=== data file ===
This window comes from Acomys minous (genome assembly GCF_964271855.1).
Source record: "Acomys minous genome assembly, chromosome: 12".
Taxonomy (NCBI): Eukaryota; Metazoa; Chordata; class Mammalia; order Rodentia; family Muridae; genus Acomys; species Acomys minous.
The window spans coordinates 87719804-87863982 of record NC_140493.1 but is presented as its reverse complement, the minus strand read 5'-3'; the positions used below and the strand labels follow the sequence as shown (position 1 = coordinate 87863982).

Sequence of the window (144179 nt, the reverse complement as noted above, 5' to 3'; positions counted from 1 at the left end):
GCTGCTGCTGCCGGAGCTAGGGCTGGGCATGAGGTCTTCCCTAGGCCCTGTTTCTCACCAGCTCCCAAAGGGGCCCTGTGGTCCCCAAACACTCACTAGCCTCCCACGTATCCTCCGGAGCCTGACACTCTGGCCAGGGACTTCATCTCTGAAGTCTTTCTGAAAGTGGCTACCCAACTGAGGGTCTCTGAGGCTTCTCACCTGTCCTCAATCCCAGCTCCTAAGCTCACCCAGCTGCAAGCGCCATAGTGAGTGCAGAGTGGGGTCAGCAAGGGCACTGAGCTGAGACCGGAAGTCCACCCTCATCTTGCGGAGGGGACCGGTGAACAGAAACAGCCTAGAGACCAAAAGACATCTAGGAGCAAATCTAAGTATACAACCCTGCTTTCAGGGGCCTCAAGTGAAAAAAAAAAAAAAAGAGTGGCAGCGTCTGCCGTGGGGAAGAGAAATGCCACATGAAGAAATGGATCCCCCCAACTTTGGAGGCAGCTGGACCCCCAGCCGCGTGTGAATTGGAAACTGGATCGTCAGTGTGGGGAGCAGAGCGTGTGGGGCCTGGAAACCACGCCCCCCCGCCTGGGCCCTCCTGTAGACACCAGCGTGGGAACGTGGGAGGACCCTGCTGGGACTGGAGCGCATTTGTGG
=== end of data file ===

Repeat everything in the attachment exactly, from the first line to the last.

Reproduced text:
This window comes from Acomys minous (genome assembly GCF_964271855.1).
Source record: "Acomys minous genome assembly, chromosome: 12".
Taxonomy (NCBI): Eukaryota; Metazoa; Chordata; class Mammalia; order Rodentia; family Muridae; genus Acomys; species Acomys minous.
The window spans coordinates 87719804-87863982 of record NC_140493.1 but is presented as its reverse complement, the minus strand read 5'-3'; the positions used below and the strand labels follow the sequence as shown (position 1 = coordinate 87863982).

Sequence of the window (144179 nt, the reverse complement as noted above, 5' to 3'; positions counted from 1 at the left end):
GCTGCTGCTGCCGGAGCTAGGGCTGGGCATGAGGTCTTCCCTAGGCCCTGTTTCTCACCAGCTCCCAAAGGGGCCCTGTGGTCCCCAAACACTCACTAGCCTCCCACGTATCCTCCGGAGCCTGACACTCTGGCCAGGGACTTCATCTCTGAAGTCTTTCTGAAAGTGGCTACCCAACTGAGGGTCTCTGAGGCTTCTCACCTGTCCTCAATCCCAGCTCCTAAGCTCACCCAGCTGCAAGCGCCATAGTGAGTGCAGAGTGGGGTCAGCAAGGGCACTGAGCTGAGACCGGAAGTCCACCCTCATCTTGCGGAGGGGACCGGTGAACAGAAACAGCCTAGAGACCAAAAGACATCTAGGAGCAAATCTAAGTATACAACCCTGCTTTCAGGGGCCTCAAGTGAAAAAAAAAAAAAAAGAGTGGCAGCGTCTGCCGTGGGGAAGAGAAATGCCACATGAAGAAATGGATCCCCCCAACTTTGGAGGCAGCTGGACCCCCAGCCGCGTGTGAATTGGAAACTGGATCGTCAGTGTGGGGAGCAGAGCGTGTGGGGCCTGGAAACCACGCCCCCCCGCCTGGGCCCTCCTGTAGACACCAGCGTGGGAACGTGGGAGGACCCTGCTGGGACTGGAGCGCATTTGTGG